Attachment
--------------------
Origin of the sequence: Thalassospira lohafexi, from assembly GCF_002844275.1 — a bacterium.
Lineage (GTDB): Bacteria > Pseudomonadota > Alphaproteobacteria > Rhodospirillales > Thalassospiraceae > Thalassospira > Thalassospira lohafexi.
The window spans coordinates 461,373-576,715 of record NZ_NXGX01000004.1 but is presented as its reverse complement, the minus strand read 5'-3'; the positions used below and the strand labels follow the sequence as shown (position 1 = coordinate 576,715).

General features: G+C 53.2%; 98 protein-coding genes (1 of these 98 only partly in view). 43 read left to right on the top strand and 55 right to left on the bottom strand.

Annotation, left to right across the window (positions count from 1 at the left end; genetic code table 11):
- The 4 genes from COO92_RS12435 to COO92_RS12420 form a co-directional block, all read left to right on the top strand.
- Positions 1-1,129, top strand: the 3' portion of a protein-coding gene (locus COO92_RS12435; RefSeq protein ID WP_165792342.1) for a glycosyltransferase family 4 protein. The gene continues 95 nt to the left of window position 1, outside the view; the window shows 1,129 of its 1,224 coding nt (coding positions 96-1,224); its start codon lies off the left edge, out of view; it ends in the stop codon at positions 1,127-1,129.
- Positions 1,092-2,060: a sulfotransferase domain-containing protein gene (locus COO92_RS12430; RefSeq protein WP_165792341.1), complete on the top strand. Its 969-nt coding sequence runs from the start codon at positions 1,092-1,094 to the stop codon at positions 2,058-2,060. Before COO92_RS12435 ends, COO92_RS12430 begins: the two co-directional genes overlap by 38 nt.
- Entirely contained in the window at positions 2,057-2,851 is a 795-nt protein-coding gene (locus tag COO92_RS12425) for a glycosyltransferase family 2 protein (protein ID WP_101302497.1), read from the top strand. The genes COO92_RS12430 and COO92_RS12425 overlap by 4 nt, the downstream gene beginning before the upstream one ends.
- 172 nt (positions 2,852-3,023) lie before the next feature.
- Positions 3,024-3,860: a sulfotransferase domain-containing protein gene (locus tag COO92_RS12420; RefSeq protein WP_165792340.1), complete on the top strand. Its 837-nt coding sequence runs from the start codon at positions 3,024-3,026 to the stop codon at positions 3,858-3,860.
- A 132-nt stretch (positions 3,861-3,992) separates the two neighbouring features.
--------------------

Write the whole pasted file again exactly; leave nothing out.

Origin of the sequence: Thalassospira lohafexi, from assembly GCF_002844275.1 — a bacterium.
Lineage (GTDB): Bacteria > Pseudomonadota > Alphaproteobacteria > Rhodospirillales > Thalassospiraceae > Thalassospira > Thalassospira lohafexi.
The window spans coordinates 461,373-576,715 of record NZ_NXGX01000004.1 but is presented as its reverse complement, the minus strand read 5'-3'; the positions used below and the strand labels follow the sequence as shown (position 1 = coordinate 576,715).

General features: G+C 53.2%; 98 protein-coding genes (1 of these 98 only partly in view). 43 read left to right on the top strand and 55 right to left on the bottom strand.

Annotation, left to right across the window (positions count from 1 at the left end; genetic code table 11):
- The 4 genes from COO92_RS12435 to COO92_RS12420 form a co-directional block, all read left to right on the top strand.
- Positions 1-1,129, top strand: the 3' portion of a protein-coding gene (locus COO92_RS12435; RefSeq protein ID WP_165792342.1) for a glycosyltransferase family 4 protein. The gene continues 95 nt to the left of window position 1, outside the view; the window shows 1,129 of its 1,224 coding nt (coding positions 96-1,224); its start codon lies off the left edge, out of view; it ends in the stop codon at positions 1,127-1,129.
- Positions 1,092-2,060: a sulfotransferase domain-containing protein gene (locus COO92_RS12430; RefSeq protein WP_165792341.1), complete on the top strand. Its 969-nt coding sequence runs from the start codon at positions 1,092-1,094 to the stop codon at positions 2,058-2,060. Before COO92_RS12435 ends, COO92_RS12430 begins: the two co-directional genes overlap by 38 nt.
- Entirely contained in the window at positions 2,057-2,851 is a 795-nt protein-coding gene (locus tag COO92_RS12425) for a glycosyltransferase family 2 protein (protein ID WP_101302497.1), read from the top strand. The genes COO92_RS12430 and COO92_RS12425 overlap by 4 nt, the downstream gene beginning before the upstream one ends.
- 172 nt (positions 2,852-3,023) lie before the next feature.
- Positions 3,024-3,860: a sulfotransferase domain-containing protein gene (locus tag COO92_RS12420; RefSeq protein WP_165792340.1), complete on the top strand. Its 837-nt coding sequence runs from the start codon at positions 3,024-3,026 to the stop codon at positions 3,858-3,860.
- A 132-nt stretch (positions 3,861-3,992) separates the two neighbouring features.